All at Sea by Cheyenne Blue
Ylva Publishing, 2020
Stephanie “Stevie” Sterling comes from a wealthy, powerful family, but she’s determined to make her own way in the world. Recently accredited as a registered nurse after three years of intense study, she’s about to start the job of her dreams, working with elders in a highly respected care home. Stevie doesn’t share her parents’ values. Still, it would mean a lot to her if they’d recognize her accomplishment, instead of dismissing her nursing career as a phase and waiting for her to meet the “prince” who will give her a happily ever after. They refuse to listen when she explains that will never happen – that if anything, she’s hoping to meet a princess.
Karin “Kaz” Malone is trying to save the world. A dedicated environmental activist, she doesn’t hesitate to risk her freedom, even her life, trying to thwart companies who dump nuclear waste into the ocean or build coal mines in sensitive ecosystems. Kaz closed down her successful software company and refurbished a used sailing yacht so she could participate in the dangerous but satisfying protests of the Ocean Rights organization. To Kaz, the earth unquestionably comes first, a priority that undermined her last serious relationship with her co-activist Alana.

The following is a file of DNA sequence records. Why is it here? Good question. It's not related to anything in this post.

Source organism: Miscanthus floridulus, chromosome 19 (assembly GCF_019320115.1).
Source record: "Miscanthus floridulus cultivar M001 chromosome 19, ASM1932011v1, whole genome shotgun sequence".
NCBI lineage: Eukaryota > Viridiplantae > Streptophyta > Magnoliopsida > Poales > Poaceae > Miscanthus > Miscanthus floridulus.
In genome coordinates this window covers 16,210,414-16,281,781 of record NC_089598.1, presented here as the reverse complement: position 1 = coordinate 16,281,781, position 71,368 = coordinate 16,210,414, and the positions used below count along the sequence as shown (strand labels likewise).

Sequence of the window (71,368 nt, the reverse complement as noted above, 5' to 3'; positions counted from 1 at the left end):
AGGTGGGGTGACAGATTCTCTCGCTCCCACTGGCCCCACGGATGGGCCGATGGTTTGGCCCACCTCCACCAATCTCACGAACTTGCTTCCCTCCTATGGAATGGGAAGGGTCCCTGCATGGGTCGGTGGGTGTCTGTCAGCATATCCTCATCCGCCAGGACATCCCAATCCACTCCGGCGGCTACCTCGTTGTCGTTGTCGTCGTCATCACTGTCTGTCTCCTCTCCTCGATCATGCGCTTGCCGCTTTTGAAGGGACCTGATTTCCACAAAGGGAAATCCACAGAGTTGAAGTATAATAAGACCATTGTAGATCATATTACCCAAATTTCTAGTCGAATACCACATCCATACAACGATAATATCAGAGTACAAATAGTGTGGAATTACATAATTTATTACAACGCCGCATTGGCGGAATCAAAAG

A twist of fate brings these two very different women together, sending them on a dangerous but thrilling voyage across the Australian sea which changes both their lives. Alone on a small boat in the middle of the ocean, they gradually come to trust and appreciate one another. Still, once they’re back on land, it’s not clear whether the attraction and respect that have grown between them can survive the pull of their divergent goals.
All at Sea is another sensitive, nuanced lesbian romance by Cheyenne Blue. Romance ultimately aims to satisfy the reader’s fantasies, but Ms. Blue never makes her HEAs too quick or too easy. Stevie and Kaz are complex, realistic and likable characters whose relationship develops in a believable way. The erotic heat builds gradually and it’s clear that, as in the real world, the attraction is not just physical. Kaz watches Stevie learn the discipline of sailing and comes to realize the woman who stowed away on her boat is far more than just a spoiled, drunk party girl. Stevie is furious that Kaz puts Ocean Rights above everything – including Stevie’s first job as a nurse – but grudgingly begins to admire the other woman’s courage and commitment as she faces down a formidable foe.
The novel is as beautifully written as everything I’ve read by Cheyenne Blue, and Ylva’s production is flawless. The scenes on the boat, particularly, are gorgeous, vivid and moving. I love the sea, though I’m not much of a sailor. I could easily identify with the sense of freedom and awe the two women feel when they’re together on the Delilah.
If you enjoy feel-good lesbian romance that doesn’t insult your intelligence, set in a society where LGBTQ rights are well-established though not necessarily accepted by everyone, I recommend All at Sea.